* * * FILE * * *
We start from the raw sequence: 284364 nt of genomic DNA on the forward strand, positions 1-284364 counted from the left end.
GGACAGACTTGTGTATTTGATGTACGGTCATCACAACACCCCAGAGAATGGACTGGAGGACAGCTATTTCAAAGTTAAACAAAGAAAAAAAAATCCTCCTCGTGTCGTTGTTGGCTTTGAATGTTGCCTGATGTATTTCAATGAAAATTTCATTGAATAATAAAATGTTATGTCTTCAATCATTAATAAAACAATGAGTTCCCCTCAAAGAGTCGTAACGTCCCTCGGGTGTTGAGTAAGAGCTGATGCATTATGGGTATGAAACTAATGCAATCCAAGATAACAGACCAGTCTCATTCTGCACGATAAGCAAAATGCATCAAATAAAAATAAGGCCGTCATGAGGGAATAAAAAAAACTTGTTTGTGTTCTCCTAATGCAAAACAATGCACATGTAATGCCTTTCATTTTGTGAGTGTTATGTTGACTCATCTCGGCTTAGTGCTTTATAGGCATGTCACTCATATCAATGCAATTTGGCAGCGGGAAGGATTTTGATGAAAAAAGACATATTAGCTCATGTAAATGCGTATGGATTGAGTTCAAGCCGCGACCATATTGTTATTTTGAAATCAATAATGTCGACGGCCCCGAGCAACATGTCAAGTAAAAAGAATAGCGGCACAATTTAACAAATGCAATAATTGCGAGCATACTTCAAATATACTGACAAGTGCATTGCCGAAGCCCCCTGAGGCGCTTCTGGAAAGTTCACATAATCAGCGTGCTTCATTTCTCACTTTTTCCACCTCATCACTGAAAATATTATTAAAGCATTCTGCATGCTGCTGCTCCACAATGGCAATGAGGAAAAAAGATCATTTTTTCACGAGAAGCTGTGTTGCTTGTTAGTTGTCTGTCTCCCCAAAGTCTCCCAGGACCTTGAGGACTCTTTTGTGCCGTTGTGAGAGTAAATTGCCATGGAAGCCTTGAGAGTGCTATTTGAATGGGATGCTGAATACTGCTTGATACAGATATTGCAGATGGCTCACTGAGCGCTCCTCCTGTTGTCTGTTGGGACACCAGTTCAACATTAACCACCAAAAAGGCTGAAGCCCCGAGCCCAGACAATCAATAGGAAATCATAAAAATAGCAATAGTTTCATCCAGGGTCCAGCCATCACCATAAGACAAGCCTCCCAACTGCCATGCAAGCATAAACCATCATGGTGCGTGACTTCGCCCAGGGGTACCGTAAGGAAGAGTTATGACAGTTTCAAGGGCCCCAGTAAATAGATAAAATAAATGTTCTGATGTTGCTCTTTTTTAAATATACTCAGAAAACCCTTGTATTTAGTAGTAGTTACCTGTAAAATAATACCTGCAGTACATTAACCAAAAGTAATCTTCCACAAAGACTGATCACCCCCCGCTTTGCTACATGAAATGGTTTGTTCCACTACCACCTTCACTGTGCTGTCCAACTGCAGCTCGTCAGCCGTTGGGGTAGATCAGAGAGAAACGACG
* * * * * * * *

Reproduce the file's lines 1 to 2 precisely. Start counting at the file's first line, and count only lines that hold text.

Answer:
We start from the raw sequence: 284364 nt of genomic DNA on the forward strand, positions 1-284364 counted from the left end.
GGACAGACTTGTGTATTTGATGTACGGTCATCACAACACCCCAGAGAATGGACTGGAGGACAGCTATTTCAAAGTTAAACAAAGAAAAAAAAATCCTCCTCGTGTCGTTGTTGGCTTTGAATGTTGCCTGATGTATTTCAATGAAAATTTCATTGAATAATAAAATGTTATGTCTTCAATCATTAATAAAACAATGAGTTCCCCTCAAAGAGTCGTAACGTCCCTCGGGTGTTGAGTAAGAGCTGATGCATTATGGGTATGAAACTAATGCAATCCAAGATAACAGACCAGTCTCATTCTGCACGATAAGCAAAATGCATCAAATAAAAATAAGGCCGTCATGAGGGAATAAAAAAAACTTGTTTGTGTTCTCCTAATGCAAAACAATGCACATGTAATGCCTTTCATTTTGTGAGTGTTATGTTGACTCATCTCGGCTTAGTGCTTTATAGGCATGTCACTCATATCAATGCAATTTGGCAGCGGGAAGGATTTTGATGAAAAAAGACATATTAGCTCATGTAAATGCGTATGGATTGAGTTCAAGCCGCGACCATATTGTTATTTTGAAATCAATAATGTCGACGGCCCCGAGCAACATGTCAAGTAAAAAGAATAGCGGCACAATTTAACAAATGCAATAATTGCGAGCATACTTCAAATATACTGACAAGTGCATTGCCGAAGCCCCCTGAGGCGCTTCTGGAAAGTTCACATAATCAGCGTGCTTCATTTCTCACTTTTTCCACCTCATCACTGAAAATATTATTAAAGCATTCTGCATGCTGCTGCTCCACAATGGCAATGAGGAAAAAAGATCATTTTTTCACGAGAAGCTGTGTTGCTTGTTAGTTGTCTGTCTCCCCAAAGTCTCCCAGGACCTTGAGGACTCTTTTGTGCCGTTGTGAGAGTAAATTGCCATGGAAGCCTTGAGAGTGCTATTTGAATGGGATGCTGAATACTGCTTGATACAGATATTGCAGATGGCTCACTGAGCGCTCCTCCTGTTGTCTGTTGGGACACCAGTTCAACATTAACCACCAAAAAGGCTGAAGCCCCGAGCCCAGACAATCAATAGGAAATCATAAAAATAGCAATAGTTTCATCCAGGGTCCAGCCATCACCATAAGACAAGCCTCCCAACTGCCATGCAAGCATAAACCATCATGGTGCGTGACTTCGCCCAGGGGTACCGTAAGGAAGAGTTATGACAGTTTCAAGGGCCCCAGTAAATAGATAAAATAAATGTTCTGATGTTGCTCTTTTTTAAATATACTCAGAAAACCCTTGTATTTAGTAGTAGTTACCTGTAAAATAATACCTGCAGTACATTAACCAAAAGTAATCTTCCACAAAGACTGATCACCCCCCGCTTTGCTACATGAAATGGTTTGTTCCACTACCACCTTCACTGTGCTGTCCAACTGCAGCTCGTCAGCCGTTGGGGTAGATCAGAGAGAAACGACG